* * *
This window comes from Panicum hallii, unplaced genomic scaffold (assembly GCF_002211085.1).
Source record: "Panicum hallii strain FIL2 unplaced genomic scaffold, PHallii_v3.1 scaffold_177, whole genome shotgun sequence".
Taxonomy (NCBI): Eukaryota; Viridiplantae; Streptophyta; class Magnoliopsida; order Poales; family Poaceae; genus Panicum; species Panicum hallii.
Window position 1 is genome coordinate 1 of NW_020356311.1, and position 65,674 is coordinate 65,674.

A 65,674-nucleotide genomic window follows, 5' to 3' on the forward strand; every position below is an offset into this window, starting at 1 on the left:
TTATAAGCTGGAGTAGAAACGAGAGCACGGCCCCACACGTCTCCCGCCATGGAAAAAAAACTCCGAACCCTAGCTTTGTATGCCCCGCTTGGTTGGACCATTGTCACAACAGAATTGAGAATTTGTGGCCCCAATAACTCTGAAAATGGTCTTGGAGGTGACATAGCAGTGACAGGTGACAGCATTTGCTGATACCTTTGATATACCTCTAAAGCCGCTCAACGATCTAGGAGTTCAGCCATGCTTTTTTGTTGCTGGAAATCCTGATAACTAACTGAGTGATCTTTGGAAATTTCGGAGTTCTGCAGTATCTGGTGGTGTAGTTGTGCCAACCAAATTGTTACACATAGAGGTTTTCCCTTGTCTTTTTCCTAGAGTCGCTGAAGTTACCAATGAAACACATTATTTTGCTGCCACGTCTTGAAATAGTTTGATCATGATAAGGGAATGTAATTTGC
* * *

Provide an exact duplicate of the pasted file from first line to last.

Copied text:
This window comes from Panicum hallii, unplaced genomic scaffold (assembly GCF_002211085.1).
Source record: "Panicum hallii strain FIL2 unplaced genomic scaffold, PHallii_v3.1 scaffold_177, whole genome shotgun sequence".
Taxonomy (NCBI): Eukaryota; Viridiplantae; Streptophyta; class Magnoliopsida; order Poales; family Poaceae; genus Panicum; species Panicum hallii.
Window position 1 is genome coordinate 1 of NW_020356311.1, and position 65,674 is coordinate 65,674.

A 65,674-nucleotide genomic window follows, 5' to 3' on the forward strand; every position below is an offset into this window, starting at 1 on the left:
TTATAAGCTGGAGTAGAAACGAGAGCACGGCCCCACACGTCTCCCGCCATGGAAAAAAAACTCCGAACCCTAGCTTTGTATGCCCCGCTTGGTTGGACCATTGTCACAACAGAATTGAGAATTTGTGGCCCCAATAACTCTGAAAATGGTCTTGGAGGTGACATAGCAGTGACAGGTGACAGCATTTGCTGATACCTTTGATATACCTCTAAAGCCGCTCAACGATCTAGGAGTTCAGCCATGCTTTTTTGTTGCTGGAAATCCTGATAACTAACTGAGTGATCTTTGGAAATTTCGGAGTTCTGCAGTATCTGGTGGTGTAGTTGTGCCAACCAAATTGTTACACATAGAGGTTTTCCCTTGTCTTTTTCCTAGAGTCGCTGAAGTTACCAATGAAACACATTATTTTGCTGCCACGTCTTGAAATAGTTTGATCATGATAAGGGAATGTAATTTGC